Manures & Fertilizers: Types, Uses & Examples

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  • 0:03 Manures vs. Fertilizers
  • 0:47 Manure
  • 1:12 Compost
  • 2:10 Organic Fertilizers
  • 4:01 Synthetic Fertilizers
  • 5:03 Lesson Summary
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Instructor
Yuanxin (Amy) Yang Alcocer

Amy has a master's degree in secondary education and has taught math at a public charter high school.

Expert Contributor
Christianlly Cena

Christianlly has taught college physics and facilitated laboratory courses. He has a master's degree in Physics and is pursuing his doctorate study.

Farmers and gardeners have quite a few choices when it comes to manures and fertilizers. In this lesson, learn the difference between the two, what types are available, and what each is used for.

Manures vs. Fertilizers

Farmers and gardeners want their plants to grow. To that end, they use both manures and fertilizers. In this lesson, you'll learn what some of these are along with the uses of each.

First, though, let's talk about the differences between manures and fertilizers. Both are soil additives that improve the soil quality helping plants to grow. The main difference between the two is that manure is all natural animal droppings, while fertilizer may be natural but may also have chemicals and other unknown substances added to it. Examples of manure include rabbit, horse, cow, and chicken poop and bat guano. Examples of fertilizers include synthetic chemical blends, minerals, and compost from decaying organic matter.

Manure

Now, let's take a look at manure first, and then we'll look at different types of fertilizers.

Manure is animal poop. The main benefit of manure is it provides nitrogen. It's downside is that it smells and it's unsanitary, so you have to wash your hands any time you work with it. Also, any food plants grown in soil with manure in it must also be thoroughly cleaned. To use it, you work it thoroughly into the soil.

Compost

Now, let's look at some different types of fertilizer. The first is compost. Compost is decaying organic matter that you can make in your own backyard from kitchen scraps and yard scraps. When you mow your lawn, you can put your grass shreds together in a pile, and it will decompose and turn into compost. You can do the same with your kitchen food scraps. You put it in a pile outside, and you let nature do its thing, and before you know, you'll have compost that is rich in nutrients for your plants.

To use compost, mix it into the soil. If you use it as mulch, much of the nitrogen will evaporate into the air. The downside to using compost is that the nutrients released depend on the quality of the organic matter you used to make your compost. If your organic matter isn't nutrient dense to begin with, then your compost won't have many nutrients either. Also, when compared to synthetic fertilizers, compost is not as concentrated nutrient-wise, so you'll get fewer nutrients per pound.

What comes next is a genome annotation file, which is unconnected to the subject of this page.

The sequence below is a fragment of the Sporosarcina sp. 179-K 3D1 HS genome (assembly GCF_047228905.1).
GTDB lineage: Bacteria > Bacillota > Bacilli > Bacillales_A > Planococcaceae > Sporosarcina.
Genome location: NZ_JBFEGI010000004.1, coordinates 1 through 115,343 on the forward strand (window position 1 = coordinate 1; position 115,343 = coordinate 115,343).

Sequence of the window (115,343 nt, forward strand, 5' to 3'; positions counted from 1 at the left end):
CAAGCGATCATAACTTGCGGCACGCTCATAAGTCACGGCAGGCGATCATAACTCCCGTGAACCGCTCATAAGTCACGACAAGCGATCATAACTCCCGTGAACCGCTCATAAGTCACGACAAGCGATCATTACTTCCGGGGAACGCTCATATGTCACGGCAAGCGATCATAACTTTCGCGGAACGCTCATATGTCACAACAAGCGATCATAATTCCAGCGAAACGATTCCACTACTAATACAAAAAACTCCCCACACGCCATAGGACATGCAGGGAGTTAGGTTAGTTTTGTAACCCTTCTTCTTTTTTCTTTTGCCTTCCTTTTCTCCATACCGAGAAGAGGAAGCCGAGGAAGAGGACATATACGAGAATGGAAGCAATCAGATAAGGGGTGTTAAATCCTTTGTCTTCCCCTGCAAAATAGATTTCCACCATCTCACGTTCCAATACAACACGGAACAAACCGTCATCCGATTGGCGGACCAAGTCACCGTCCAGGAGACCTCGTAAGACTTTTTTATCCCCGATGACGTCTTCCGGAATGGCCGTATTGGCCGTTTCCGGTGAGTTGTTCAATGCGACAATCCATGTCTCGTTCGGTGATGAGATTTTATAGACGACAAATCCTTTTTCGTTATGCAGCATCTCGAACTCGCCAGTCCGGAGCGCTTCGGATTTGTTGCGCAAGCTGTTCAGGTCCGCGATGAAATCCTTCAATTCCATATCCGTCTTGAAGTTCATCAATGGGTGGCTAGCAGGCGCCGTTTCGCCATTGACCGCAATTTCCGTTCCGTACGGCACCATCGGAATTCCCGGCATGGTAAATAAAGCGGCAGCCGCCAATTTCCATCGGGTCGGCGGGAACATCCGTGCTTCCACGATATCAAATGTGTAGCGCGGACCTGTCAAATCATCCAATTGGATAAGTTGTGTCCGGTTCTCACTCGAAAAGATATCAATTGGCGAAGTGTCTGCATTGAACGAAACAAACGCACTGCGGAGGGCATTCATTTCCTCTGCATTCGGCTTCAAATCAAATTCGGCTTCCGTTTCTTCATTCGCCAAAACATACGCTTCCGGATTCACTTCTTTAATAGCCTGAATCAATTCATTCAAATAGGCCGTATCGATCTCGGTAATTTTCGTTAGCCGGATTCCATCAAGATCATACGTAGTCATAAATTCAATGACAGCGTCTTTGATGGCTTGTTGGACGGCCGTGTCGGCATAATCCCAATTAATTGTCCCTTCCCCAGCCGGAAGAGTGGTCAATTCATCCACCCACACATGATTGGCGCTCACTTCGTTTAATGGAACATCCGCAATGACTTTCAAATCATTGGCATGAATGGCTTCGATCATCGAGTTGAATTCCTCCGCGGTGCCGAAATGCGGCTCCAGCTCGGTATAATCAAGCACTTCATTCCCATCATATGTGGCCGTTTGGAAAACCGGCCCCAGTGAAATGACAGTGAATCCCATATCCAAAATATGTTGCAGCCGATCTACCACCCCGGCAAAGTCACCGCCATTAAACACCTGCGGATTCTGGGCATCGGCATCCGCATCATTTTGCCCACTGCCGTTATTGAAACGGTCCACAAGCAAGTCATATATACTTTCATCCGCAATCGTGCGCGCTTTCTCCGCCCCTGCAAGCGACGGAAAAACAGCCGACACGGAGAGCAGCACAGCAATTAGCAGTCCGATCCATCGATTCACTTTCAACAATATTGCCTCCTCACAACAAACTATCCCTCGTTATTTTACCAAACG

Organic Fertilizers

Another natural form of fertilizer is human urine. That's right, human pee. Because it contains uric acid, adding urine to a compost pile will actually help it compost faster. And adding urine to soil to make urinated soil in the fall will prepare it for your crops in spring. Why is urine so good? Because it contains a lot of nitrogen, and it's organic. It has an N-P-K (or nitrogen-phosphorus-potassium) ratio of 10:1:4, so it's perfect for nitrogen-loving plants such as tomatoes and cucumbers.

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Additional Activities

Writing Prompts on Manures and Fertilizes


Prompt 1

Write an essay describing the pros and cons of using manure and ammonium sulfate as fertilizers. For each type of fertilizer, students should include information about the composition of the fertilizer, its influence on crop yield and its impact on the environment. For ease, provide a table showing these advantage and disadvantages.

Prompt 2

Scientific studies have not been able to consistently find differences in taste, health, or safety between food grown using organic and inorganic fertilizers. Suppose that in your place, you use inorganic fertilizers in growing vegetable crops. Unexpectedly, it rained very hard one day causing flood to wash away the plants together with these fertilizers. The chemical components of these fertilizers eventually found its way and mixed with safe drinking water consumed by animals and humans. In your opinion, will these chemical components that are now part of drinking water pose a threat to those who consume it?

Prompt 3

Inorganic fertilizers produce quicker results and higher crop yields, as these can be easily applied while using the organic fertilizers take time. With regards to this, why do you think some farmers still continue to use organic fertilizers? To have an idea, compare the fertilizers used in first world countries on those used by third world countries.

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